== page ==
Between 2001and 2003, visitors to The Stafford hotel in London were likely to find an old lady in the corner of the American Bar: Nancy Wake. She was living at The Stafford, the costs of her stay met by who knows whom?
Someone, no doubt, who admired her role in the French Résistance, which made her the Gestapo’s most wanted person. It may have helped that the hotel’s general manager, Louis Burdet, had also been in the maquis.
During the Second World War, the Stafford was a meeting place for the Free French. In 2011, Nancy died in a nursing home at the age of 98, but her chair in the American Bar is preserved, along with a display of photographs and newspaper clippings.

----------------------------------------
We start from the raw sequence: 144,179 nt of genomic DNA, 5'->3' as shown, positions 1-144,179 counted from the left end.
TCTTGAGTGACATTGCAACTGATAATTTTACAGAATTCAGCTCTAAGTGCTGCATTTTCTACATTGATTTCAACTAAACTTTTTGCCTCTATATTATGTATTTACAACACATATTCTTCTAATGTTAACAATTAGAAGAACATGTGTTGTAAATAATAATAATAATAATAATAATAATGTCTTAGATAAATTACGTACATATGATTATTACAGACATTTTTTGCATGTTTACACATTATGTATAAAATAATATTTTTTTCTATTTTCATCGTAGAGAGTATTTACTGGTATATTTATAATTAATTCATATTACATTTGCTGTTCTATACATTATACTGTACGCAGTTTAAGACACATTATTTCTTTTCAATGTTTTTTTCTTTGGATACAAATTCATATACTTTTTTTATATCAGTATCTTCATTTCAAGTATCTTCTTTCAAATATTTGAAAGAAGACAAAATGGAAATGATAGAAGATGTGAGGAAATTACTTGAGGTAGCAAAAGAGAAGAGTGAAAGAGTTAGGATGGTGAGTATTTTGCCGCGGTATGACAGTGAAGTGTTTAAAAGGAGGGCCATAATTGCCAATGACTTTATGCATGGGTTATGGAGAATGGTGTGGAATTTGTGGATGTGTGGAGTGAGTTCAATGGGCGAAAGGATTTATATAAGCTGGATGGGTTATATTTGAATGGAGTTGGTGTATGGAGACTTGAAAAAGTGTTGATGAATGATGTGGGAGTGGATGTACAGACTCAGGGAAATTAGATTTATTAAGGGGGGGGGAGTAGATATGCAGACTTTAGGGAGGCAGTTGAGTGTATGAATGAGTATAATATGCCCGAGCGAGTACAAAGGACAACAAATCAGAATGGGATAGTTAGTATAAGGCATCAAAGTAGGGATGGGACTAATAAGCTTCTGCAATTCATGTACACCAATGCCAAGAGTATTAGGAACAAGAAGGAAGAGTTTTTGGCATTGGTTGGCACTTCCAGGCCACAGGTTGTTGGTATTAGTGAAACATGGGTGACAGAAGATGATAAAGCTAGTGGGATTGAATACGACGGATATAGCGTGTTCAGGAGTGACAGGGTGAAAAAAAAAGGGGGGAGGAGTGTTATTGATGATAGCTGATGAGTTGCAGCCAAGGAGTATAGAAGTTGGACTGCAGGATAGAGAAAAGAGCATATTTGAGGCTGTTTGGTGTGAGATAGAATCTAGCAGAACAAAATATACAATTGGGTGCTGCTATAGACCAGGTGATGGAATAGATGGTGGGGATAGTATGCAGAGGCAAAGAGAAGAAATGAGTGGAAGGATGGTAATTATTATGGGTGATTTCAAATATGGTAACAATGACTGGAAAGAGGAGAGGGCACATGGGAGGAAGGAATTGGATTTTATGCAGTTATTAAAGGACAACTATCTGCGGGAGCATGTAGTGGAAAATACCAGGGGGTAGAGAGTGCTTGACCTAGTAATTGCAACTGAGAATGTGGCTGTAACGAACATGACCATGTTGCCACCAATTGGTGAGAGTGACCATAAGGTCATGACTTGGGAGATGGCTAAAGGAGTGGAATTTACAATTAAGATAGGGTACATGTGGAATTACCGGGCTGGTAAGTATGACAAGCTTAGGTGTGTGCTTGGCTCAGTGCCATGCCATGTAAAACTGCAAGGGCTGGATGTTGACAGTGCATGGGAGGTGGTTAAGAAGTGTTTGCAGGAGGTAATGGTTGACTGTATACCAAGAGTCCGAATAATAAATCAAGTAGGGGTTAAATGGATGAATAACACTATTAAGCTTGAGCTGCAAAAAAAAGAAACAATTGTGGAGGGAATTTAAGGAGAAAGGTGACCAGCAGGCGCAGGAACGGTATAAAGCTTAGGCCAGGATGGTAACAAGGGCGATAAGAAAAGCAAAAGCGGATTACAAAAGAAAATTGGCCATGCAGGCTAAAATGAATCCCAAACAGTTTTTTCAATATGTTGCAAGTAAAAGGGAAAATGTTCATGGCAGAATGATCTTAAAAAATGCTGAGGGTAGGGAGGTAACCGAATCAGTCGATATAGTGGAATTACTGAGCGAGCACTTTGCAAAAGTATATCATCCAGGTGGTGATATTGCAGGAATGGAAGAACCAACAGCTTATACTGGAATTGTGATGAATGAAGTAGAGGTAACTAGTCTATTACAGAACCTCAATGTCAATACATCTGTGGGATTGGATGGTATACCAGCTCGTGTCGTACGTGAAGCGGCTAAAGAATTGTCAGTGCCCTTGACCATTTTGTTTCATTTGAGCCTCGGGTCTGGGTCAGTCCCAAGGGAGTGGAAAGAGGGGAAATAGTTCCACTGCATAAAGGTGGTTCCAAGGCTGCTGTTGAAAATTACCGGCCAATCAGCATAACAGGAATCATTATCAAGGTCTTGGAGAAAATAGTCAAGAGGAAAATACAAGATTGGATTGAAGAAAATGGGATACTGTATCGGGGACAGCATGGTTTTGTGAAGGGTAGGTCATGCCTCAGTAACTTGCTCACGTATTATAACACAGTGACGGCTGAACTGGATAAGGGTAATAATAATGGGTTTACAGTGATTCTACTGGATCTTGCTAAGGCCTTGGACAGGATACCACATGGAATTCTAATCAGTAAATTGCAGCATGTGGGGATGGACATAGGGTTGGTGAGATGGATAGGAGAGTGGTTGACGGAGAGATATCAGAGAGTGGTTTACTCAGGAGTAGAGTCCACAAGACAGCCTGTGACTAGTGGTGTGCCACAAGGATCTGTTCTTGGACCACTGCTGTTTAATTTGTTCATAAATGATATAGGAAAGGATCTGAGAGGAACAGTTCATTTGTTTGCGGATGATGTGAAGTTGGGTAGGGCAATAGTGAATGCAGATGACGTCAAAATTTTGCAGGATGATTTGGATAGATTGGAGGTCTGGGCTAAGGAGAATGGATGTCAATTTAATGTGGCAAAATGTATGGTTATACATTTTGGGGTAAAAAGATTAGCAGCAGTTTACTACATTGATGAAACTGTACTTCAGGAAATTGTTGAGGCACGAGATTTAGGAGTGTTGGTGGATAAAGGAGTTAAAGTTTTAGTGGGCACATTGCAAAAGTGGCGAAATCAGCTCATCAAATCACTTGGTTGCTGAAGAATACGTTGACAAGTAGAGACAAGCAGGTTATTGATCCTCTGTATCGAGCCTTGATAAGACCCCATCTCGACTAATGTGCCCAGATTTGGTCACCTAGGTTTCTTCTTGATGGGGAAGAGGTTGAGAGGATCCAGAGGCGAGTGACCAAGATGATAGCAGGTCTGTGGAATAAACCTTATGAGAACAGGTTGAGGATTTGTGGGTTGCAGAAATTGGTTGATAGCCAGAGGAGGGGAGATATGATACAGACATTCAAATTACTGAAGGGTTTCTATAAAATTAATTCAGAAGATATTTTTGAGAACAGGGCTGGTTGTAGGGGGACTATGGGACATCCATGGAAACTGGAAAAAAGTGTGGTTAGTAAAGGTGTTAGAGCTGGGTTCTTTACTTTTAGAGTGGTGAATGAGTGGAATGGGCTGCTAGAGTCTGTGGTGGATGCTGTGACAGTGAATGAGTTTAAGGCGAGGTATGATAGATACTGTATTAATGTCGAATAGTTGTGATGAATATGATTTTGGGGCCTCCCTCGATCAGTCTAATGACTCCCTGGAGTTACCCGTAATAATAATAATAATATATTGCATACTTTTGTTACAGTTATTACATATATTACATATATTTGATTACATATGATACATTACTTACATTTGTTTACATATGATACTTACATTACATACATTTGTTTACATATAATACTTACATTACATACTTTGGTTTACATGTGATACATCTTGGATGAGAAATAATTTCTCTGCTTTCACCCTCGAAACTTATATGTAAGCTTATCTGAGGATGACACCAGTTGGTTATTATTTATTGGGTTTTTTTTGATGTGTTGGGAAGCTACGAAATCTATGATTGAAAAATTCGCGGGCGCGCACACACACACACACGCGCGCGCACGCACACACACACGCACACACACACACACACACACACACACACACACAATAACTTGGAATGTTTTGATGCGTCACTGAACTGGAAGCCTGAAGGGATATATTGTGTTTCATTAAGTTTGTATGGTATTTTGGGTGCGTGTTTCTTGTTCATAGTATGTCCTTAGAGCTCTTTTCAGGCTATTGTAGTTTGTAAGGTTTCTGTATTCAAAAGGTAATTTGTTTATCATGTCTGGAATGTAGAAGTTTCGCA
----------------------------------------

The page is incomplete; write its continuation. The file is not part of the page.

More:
Other guests from the Second World War may not be known by name, but are also remembered. Descend to the cellars, which date from the 17th century, and walk past, if you can, the racks of fine vintages.
You’ll be rewarded with an evocative display of gasmasks, helmets, hurricane lamps, tobacco tins and newspapers—the stuff of life during the Blitz, when the cellars were used as an air-raid shelter. Regulars formed themselves into the Better ’Ole Club. ‘Well, if you know of a better ’ole,’ ran Cpt Bruce Bairnsfather’s cartoon from the trenches, ‘go to it.’
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* This article was first published in Country Life magazine on July 23 2014